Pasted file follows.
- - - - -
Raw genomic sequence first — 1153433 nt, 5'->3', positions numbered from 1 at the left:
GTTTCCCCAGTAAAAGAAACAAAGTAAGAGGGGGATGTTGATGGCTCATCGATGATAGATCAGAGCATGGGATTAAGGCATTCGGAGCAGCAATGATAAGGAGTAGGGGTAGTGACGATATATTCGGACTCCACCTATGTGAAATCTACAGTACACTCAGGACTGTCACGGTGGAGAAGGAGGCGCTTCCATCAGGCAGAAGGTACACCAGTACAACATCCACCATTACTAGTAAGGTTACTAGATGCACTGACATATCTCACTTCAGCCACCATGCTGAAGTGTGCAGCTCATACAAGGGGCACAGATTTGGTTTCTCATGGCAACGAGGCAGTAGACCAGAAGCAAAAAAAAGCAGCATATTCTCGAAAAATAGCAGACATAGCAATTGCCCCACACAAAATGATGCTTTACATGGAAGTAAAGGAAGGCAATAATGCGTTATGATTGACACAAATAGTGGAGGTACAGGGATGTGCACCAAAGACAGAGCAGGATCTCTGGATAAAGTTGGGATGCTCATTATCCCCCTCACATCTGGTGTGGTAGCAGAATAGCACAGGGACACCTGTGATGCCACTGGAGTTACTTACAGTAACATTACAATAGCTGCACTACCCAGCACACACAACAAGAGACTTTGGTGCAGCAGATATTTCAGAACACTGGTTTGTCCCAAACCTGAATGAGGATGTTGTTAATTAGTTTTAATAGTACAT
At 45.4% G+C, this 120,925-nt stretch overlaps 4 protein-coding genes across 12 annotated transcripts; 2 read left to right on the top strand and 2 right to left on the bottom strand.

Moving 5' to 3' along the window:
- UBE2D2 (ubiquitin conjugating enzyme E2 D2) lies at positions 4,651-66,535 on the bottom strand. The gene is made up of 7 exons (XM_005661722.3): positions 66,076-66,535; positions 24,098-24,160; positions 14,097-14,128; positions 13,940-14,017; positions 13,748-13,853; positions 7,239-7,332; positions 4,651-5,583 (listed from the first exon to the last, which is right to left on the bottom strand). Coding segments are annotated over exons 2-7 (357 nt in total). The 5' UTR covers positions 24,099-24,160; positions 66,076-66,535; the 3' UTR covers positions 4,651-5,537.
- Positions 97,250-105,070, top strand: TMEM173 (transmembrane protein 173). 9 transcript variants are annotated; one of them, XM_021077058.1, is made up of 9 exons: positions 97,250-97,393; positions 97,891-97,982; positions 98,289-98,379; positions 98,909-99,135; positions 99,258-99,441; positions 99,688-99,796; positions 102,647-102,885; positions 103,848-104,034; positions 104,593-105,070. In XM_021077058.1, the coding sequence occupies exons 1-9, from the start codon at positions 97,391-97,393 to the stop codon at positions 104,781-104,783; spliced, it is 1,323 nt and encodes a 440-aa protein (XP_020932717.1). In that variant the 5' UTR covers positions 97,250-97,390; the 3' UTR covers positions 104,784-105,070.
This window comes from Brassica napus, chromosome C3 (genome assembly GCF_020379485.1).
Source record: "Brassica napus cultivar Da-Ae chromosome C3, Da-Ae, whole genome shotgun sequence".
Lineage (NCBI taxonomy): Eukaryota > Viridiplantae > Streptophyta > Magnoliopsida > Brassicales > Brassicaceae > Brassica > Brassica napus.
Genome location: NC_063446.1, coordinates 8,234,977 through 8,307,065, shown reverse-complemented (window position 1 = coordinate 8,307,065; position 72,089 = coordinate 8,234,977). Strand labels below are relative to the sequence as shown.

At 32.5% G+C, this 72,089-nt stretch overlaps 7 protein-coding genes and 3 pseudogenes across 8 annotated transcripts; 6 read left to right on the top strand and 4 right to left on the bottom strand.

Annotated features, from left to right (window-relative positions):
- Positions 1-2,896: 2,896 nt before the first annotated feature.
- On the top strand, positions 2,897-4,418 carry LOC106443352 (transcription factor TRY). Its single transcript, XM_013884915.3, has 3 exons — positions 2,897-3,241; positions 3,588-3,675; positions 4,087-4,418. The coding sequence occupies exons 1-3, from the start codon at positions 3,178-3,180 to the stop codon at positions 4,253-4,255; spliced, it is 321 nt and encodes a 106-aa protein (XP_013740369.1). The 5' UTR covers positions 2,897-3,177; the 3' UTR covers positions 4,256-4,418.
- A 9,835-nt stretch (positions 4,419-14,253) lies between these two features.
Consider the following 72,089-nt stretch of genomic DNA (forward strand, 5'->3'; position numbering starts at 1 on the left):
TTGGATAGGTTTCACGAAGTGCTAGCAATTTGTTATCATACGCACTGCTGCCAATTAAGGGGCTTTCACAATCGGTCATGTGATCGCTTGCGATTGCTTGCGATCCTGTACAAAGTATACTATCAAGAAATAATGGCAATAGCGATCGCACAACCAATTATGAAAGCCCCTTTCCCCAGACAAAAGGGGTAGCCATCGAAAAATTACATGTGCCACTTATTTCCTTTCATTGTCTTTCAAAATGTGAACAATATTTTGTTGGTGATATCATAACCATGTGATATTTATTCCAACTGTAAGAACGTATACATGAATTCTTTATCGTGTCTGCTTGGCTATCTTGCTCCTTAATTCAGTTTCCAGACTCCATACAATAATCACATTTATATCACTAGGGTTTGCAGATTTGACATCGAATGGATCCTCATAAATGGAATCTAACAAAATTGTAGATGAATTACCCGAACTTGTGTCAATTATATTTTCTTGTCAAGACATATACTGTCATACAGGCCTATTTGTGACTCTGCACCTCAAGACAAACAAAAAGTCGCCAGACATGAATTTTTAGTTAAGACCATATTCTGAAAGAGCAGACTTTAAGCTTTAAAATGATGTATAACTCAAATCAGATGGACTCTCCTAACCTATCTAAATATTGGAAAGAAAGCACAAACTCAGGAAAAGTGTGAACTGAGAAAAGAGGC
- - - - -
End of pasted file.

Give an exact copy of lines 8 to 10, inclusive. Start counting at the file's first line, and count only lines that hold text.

Source record: "Brassica napus cultivar Da-Ae chromosome C3, Da-Ae, whole genome shotgun sequence".
Lineage (NCBI taxonomy): Eukaryota > Viridiplantae > Streptophyta > Magnoliopsida > Brassicales > Brassicaceae > Brassica > Brassica napus.
Genome location: NC_063446.1, coordinates 8,234,977 through 8,307,065, shown reverse-complemented (window position 1 = coordinate 8,307,065; position 72,089 = coordinate 8,234,977). Strand labels below are relative to the sequence as shown.